Octal notation is a number system that uses base 8, meaning it has eight unique digits: 0, 1, 2, 3, 4, 5, 6, and 7. In the world of computing, octal notation can be handy for various purposes, such as representing file permissions in Unix-like operating systems like Linux.
Octal Notation Basics
In contrast to the familiar decimal (base 10) and binary (base 2) number systems, octal notation uses a base of 8. Let's break down how this notation works:
- Decimal: 0, 1, 2, 3, 4, 5, 6, 7, 8, 9
- Binary: 0, 1
- Octal: 0, 1, 2, 3, 4, 5, 6, 7
In octal notation, each digit represents three binary digits (bits). For example, the binary number
110 can be represented as
6 in octal. The conversion between binary and octal is fairly straightforward, as shown in this table:
Linux Permissions and Octal Notation
In Linux, file permissions are crucial for controlling access to files and directories. They determine who can read, write, or execute files. Permissions are commonly represented using octal notation because it is compact and easy to read.
Linux permissions consist of three sets: owner, group, and others. Each set has three possible permissions: read (r), write (w), and execute (x). Using binary representation, we can map these permissions as follows:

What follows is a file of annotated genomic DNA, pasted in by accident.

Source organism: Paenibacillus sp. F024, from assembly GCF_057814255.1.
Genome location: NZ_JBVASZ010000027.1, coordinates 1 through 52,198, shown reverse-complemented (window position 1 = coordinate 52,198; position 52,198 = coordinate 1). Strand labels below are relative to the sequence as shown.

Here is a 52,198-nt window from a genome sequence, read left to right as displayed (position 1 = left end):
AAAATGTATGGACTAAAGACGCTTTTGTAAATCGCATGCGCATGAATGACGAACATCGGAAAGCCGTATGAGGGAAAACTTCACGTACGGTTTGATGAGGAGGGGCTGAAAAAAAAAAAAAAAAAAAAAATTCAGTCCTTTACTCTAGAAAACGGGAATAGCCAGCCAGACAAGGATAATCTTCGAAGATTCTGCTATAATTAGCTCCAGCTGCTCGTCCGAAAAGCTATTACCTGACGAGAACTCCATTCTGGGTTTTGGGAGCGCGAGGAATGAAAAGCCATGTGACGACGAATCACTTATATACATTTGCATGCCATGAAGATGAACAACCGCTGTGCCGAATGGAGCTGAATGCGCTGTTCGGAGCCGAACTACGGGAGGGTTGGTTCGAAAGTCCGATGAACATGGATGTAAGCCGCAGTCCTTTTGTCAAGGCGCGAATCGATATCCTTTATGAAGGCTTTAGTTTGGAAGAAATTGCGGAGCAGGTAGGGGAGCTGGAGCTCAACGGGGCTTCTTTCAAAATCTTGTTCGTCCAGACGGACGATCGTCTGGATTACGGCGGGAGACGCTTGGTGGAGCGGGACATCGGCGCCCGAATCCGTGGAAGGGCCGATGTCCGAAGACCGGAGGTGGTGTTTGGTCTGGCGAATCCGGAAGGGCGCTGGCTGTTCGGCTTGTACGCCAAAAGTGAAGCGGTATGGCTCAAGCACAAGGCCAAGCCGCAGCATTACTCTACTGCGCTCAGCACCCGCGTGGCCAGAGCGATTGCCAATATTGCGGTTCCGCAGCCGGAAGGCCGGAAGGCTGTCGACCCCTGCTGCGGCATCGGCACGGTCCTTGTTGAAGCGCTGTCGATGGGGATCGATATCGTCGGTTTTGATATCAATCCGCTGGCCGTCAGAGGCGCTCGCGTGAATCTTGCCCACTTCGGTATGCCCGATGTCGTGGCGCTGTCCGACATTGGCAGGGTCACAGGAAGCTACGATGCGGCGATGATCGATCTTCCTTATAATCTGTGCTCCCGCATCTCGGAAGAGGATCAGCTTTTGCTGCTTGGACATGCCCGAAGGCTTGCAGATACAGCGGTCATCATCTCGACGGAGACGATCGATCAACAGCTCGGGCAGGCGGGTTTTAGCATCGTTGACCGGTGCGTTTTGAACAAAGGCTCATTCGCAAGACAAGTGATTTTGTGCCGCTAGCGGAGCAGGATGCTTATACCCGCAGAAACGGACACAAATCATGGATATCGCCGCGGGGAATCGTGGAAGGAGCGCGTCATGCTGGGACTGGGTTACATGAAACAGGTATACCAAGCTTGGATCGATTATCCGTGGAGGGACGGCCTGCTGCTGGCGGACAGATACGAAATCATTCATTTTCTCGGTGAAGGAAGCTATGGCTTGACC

- Read (r): 4 (binary
- Write (w): 2 (binary
- Execute (x): 1 (binary
For example, if we want to grant read and write permissions to the owner, read permission to the group, and no permissions to others, we would use this notation:
Thus, the resulting octal notation for these permissions is
Changing Permissions with
chmod command is used to change file permissions in Linux. It accepts octal notation as an argument to simplify setting permissions. For example, to set the permissions mentioned earlier (
rw-r-----), we can use the following command:
This will update the permissions of the
example.txt file to
rw-r-----, granting read and write access to the owner, read access to the group, and no access to others.
Octal notation is an efficient way to represent file permissions in Linux. It simplifies permission management by providing a compact representation for various permission combinations. Understanding octal notation and its relationship to binary is crucial for working with Linux file permissions and using commands like